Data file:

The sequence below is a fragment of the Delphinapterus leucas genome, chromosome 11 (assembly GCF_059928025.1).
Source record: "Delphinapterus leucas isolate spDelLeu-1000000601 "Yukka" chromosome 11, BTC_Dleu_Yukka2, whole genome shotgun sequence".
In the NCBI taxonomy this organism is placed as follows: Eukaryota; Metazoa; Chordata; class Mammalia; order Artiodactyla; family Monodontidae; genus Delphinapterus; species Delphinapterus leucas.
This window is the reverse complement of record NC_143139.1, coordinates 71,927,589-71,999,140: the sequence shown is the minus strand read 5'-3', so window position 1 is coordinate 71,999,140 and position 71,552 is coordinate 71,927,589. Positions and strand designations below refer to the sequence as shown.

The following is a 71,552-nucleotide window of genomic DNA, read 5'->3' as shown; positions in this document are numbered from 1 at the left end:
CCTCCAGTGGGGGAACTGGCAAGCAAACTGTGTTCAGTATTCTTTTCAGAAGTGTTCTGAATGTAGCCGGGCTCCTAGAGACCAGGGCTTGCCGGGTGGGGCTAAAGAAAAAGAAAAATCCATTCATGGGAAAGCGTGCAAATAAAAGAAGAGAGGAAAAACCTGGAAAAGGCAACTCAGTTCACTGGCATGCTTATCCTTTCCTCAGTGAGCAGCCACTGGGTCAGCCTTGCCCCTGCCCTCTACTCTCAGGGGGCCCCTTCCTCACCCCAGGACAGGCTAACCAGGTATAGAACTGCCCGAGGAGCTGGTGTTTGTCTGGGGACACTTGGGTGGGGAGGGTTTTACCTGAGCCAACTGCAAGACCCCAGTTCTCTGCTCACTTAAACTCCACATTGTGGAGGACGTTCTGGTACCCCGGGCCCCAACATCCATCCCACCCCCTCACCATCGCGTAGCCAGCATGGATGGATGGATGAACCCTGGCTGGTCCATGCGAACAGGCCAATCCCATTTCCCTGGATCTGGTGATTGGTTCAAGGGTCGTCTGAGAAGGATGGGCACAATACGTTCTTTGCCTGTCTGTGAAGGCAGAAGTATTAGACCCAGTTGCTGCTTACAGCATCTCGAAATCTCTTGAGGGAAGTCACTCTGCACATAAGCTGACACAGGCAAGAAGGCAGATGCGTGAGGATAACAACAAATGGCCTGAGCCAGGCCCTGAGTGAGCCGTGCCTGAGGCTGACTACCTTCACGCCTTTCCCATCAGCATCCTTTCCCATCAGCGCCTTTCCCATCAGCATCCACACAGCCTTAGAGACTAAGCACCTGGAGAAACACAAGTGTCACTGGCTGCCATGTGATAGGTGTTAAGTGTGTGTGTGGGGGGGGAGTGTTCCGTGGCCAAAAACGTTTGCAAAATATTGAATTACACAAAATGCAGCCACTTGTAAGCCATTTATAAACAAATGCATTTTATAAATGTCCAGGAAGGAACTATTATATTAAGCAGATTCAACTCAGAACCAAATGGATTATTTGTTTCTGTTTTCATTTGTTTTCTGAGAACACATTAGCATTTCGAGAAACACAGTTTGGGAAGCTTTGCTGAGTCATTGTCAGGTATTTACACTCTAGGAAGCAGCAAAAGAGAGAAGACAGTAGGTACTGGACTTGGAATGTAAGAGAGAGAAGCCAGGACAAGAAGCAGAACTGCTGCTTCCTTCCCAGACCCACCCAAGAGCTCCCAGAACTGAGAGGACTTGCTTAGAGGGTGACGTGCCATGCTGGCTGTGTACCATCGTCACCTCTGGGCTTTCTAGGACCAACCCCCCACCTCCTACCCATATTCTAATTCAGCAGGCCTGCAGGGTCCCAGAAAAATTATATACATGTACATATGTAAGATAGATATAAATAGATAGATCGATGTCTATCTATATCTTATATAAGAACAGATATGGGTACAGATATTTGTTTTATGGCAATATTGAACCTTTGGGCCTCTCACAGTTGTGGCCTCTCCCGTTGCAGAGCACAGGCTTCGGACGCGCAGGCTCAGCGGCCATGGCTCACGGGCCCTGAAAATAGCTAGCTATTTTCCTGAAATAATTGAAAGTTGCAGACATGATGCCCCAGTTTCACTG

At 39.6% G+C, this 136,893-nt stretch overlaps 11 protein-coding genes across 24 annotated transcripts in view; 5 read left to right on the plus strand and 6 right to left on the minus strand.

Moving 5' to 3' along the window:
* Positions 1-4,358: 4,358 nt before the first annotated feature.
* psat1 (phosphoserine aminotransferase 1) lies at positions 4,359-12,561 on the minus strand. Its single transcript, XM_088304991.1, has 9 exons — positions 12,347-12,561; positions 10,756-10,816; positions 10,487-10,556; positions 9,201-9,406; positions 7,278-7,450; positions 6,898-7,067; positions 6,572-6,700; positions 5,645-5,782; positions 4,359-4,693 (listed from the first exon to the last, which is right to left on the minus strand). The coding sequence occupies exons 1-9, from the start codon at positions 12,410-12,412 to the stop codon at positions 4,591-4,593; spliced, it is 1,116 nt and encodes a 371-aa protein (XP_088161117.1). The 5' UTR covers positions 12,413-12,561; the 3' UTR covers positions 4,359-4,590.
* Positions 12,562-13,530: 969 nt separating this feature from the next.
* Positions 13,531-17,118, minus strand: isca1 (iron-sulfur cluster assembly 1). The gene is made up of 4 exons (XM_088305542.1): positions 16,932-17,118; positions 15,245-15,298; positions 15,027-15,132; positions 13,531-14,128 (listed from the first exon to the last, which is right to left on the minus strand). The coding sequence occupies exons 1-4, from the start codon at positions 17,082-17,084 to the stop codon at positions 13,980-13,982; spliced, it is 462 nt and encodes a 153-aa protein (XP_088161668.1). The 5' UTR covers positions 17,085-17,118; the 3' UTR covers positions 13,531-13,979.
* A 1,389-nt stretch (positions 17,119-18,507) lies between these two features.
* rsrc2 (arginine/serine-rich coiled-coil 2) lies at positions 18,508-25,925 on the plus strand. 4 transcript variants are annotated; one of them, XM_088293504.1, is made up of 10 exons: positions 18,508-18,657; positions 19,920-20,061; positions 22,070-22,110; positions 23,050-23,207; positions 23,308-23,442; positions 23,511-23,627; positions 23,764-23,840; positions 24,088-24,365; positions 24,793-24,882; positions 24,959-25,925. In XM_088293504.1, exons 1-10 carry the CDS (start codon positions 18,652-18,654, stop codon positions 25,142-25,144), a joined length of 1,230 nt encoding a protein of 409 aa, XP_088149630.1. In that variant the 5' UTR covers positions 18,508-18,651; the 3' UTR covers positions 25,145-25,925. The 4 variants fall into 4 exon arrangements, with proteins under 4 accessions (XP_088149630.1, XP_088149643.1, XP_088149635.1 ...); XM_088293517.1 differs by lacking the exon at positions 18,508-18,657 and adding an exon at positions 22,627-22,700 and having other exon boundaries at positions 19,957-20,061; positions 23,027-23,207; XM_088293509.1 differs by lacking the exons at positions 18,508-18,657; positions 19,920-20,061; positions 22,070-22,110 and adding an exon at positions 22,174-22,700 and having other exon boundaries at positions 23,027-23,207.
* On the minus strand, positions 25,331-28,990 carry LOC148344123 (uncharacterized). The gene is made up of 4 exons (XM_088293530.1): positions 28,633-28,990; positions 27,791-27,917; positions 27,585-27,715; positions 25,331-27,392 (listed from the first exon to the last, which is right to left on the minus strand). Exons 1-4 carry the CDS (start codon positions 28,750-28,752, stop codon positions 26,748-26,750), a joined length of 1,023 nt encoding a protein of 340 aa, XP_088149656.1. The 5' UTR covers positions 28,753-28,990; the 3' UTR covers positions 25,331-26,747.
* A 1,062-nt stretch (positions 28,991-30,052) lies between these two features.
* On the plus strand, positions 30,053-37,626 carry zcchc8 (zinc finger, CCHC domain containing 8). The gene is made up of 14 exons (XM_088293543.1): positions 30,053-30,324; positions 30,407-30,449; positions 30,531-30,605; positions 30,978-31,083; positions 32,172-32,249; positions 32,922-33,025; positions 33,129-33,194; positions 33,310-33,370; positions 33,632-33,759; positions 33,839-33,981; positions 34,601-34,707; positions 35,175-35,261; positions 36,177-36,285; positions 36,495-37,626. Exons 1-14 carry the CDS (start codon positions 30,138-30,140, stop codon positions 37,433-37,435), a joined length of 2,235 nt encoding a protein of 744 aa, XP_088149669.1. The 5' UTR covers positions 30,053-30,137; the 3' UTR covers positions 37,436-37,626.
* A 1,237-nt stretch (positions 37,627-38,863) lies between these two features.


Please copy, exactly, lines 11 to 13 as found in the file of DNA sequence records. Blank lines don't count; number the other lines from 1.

* Positions 12,562-13,530: 969 nt separating this feature from the next.
* Positions 13,531-17,118, minus strand: isca1 (iron-sulfur cluster assembly 1). The gene is made up of 4 exons (XM_088305542.1): positions 16,932-17,118; positions 15,245-15,298; positions 15,027-15,132; positions 13,531-14,128 (listed from the first exon to the last, which is right to left on the minus strand). The coding sequence occupies exons 1-4, from the start codon at positions 17,082-17,084 to the stop codon at positions 13,980-13,982; spliced, it is 462 nt and encodes a 153-aa protein (XP_088161668.1). The 5' UTR covers positions 17,085-17,118; the 3' UTR covers positions 13,531-13,979.
* A 1,389-nt stretch (positions 17,119-18,507) lies between these two features.